Asana Xpress: Dog, yoga, peace

“I think I could turn and live with the animals, they are so placid and self contained; I stand and look at them long and long. They do not sweat and whine about their condition. They do not like awake in the dark and weep for their sins; not one is dissatisfied — not one is demented with the mania of owning things; not one kneels to another, nor his kind that lived thousands of years ago; not one is responsible or industrious over the whole earth.” — Walt Whitman

Whitman’s compassion and observations toward animals mirror the way local yoga instructor Kimberly Drye likes to engage with her 7-year-old Siberian husky, Mercy, and all animals. There is a lot to learn from spending time with your pet, she says. “It is the feeling of not being rushed that the dog embodies. There is a timelessness.” She continues, “Pets are never caught up in the drama of being rushed like we are. We need to spend time with our pets and create a presence with them.” (pictured: Drye and Mercy; photo courtesy of Kimberly Drye)

A Western North Carolina native and UNCA student, Drye prefers to practice yoga in her Asheville apartment with Mercy in the room. The yogic philosophy of being present and compassionate translates to the way we interact not only with one another but also with our pets, she says. So her yoga influences the way she interacts with her dog. “I need to be present with Mercy,” Drye says. “At first she was all on me and my mat, and I would have to put her in the other room, but eventually she got used to it. Now she and I both like it.”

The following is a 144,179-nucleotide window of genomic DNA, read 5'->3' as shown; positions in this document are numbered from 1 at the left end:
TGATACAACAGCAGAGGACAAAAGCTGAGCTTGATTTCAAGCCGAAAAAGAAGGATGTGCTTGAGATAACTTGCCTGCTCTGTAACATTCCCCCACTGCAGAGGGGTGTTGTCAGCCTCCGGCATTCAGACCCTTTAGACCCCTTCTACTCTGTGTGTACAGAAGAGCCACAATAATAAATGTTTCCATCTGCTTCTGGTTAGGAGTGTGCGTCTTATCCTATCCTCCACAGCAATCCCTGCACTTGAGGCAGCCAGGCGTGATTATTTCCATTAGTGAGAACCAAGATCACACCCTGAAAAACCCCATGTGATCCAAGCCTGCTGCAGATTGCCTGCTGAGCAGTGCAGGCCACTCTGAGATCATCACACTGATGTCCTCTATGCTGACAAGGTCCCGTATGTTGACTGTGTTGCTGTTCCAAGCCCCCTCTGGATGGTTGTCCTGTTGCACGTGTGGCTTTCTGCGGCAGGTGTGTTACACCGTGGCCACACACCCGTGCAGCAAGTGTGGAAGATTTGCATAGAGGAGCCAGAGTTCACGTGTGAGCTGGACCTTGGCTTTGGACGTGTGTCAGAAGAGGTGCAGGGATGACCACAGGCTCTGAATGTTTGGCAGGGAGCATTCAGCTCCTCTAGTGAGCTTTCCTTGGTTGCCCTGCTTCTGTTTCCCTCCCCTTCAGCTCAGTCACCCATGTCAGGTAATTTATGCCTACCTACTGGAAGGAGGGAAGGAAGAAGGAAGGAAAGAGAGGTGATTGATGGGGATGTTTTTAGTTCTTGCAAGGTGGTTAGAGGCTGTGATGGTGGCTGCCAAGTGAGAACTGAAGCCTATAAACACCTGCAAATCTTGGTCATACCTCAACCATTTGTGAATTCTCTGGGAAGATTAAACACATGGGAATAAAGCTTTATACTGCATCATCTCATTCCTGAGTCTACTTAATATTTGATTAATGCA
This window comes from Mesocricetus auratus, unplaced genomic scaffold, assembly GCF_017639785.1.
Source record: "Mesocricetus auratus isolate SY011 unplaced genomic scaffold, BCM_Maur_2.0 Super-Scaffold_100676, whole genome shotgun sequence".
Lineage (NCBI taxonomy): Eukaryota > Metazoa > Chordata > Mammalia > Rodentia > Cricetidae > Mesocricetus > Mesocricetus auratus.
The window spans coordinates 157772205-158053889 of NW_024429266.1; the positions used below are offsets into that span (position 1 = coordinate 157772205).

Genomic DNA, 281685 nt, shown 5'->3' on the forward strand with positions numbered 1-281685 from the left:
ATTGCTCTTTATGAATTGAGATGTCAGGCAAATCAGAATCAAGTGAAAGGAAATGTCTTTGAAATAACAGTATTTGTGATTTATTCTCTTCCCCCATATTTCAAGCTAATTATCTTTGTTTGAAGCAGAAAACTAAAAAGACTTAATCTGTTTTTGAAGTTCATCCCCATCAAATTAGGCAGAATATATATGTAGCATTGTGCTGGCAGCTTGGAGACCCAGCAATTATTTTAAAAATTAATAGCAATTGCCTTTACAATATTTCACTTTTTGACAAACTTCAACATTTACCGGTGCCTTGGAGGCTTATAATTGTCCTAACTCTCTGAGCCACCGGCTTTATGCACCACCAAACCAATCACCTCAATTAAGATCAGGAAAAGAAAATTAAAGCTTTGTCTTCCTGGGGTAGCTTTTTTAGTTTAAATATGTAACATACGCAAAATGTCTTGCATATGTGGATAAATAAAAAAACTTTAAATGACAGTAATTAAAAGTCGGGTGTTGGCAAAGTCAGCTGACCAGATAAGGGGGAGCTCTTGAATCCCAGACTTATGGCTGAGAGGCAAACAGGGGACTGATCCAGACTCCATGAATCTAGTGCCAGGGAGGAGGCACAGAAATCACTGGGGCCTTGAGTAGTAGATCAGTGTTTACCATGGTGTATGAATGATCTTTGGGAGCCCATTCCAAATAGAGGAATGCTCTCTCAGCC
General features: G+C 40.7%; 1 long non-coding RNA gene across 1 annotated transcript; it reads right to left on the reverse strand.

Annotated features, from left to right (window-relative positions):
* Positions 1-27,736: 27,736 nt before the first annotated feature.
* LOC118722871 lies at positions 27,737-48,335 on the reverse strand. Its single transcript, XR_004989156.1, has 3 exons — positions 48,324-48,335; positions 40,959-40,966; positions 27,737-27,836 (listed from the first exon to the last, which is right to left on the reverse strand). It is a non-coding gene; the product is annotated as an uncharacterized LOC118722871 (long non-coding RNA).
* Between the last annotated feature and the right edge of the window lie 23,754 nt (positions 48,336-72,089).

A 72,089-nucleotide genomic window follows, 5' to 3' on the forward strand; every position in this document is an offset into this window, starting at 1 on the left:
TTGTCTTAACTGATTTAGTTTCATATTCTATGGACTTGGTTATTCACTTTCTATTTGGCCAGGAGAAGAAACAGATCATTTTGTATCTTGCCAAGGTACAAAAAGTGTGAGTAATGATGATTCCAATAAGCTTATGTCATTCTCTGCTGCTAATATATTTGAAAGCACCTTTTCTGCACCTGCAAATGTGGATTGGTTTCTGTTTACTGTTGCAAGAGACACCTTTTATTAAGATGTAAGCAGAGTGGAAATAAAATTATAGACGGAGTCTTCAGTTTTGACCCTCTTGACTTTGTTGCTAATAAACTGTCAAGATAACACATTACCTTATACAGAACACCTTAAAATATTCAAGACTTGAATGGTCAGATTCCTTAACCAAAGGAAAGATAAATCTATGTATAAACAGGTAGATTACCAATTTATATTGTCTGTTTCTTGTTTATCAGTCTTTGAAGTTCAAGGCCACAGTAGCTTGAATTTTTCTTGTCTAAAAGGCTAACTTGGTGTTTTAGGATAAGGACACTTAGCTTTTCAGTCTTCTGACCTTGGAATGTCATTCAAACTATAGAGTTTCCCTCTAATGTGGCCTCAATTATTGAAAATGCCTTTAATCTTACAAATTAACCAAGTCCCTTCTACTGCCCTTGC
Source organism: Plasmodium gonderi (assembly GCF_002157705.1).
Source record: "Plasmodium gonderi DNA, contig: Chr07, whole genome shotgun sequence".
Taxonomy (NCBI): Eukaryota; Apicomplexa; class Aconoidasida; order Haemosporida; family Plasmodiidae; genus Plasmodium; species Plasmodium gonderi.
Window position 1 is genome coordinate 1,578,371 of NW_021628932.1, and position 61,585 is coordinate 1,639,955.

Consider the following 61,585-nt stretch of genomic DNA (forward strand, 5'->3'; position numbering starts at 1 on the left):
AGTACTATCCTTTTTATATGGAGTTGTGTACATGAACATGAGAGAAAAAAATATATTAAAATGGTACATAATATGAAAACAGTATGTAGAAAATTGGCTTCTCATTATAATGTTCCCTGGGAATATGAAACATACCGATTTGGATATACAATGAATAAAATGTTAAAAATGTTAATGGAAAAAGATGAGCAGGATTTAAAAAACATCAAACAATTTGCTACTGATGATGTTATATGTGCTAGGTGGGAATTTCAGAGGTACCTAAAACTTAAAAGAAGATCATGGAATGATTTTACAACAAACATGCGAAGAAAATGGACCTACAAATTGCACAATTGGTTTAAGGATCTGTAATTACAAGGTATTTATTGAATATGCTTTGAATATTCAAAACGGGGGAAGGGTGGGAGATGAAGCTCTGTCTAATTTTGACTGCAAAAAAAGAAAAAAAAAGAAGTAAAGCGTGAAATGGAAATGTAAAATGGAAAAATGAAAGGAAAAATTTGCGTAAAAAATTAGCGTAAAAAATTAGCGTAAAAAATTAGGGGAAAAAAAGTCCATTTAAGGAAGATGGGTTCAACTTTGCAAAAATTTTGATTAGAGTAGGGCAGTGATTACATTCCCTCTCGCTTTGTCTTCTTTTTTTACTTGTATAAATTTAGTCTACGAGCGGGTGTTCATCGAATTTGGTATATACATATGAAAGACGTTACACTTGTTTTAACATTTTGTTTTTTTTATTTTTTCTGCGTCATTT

In fact, Drye’s hiking-and-yoga class, Yoga On The Mountain, blossomed from her experience with Mercy. “It started with an intention. I would go into the woods to do yoga privately with my dog by my side,” she says. “There is a power of combining yoga and nature.”

Drye wanted to share the inspiration with the Asheville community. In the warmer months, she guides a group of up to 20 students to various locations, including Max Patch and Black Balsam, where they hike and practice yoga.

What’s in it for the pups?

Students bring their furry companions to romp around with one another during the hike, and when Drye leads the hourlong yoga practice, the owners enjoy meditating on their mats while the dogs frolic amongst the leaves and sunshine.

Or just lie around and relax.

For more information about Drye’s class, email her at or visit

Kate Lundquist is a freelance writer and yoga teacher living in Asheville.


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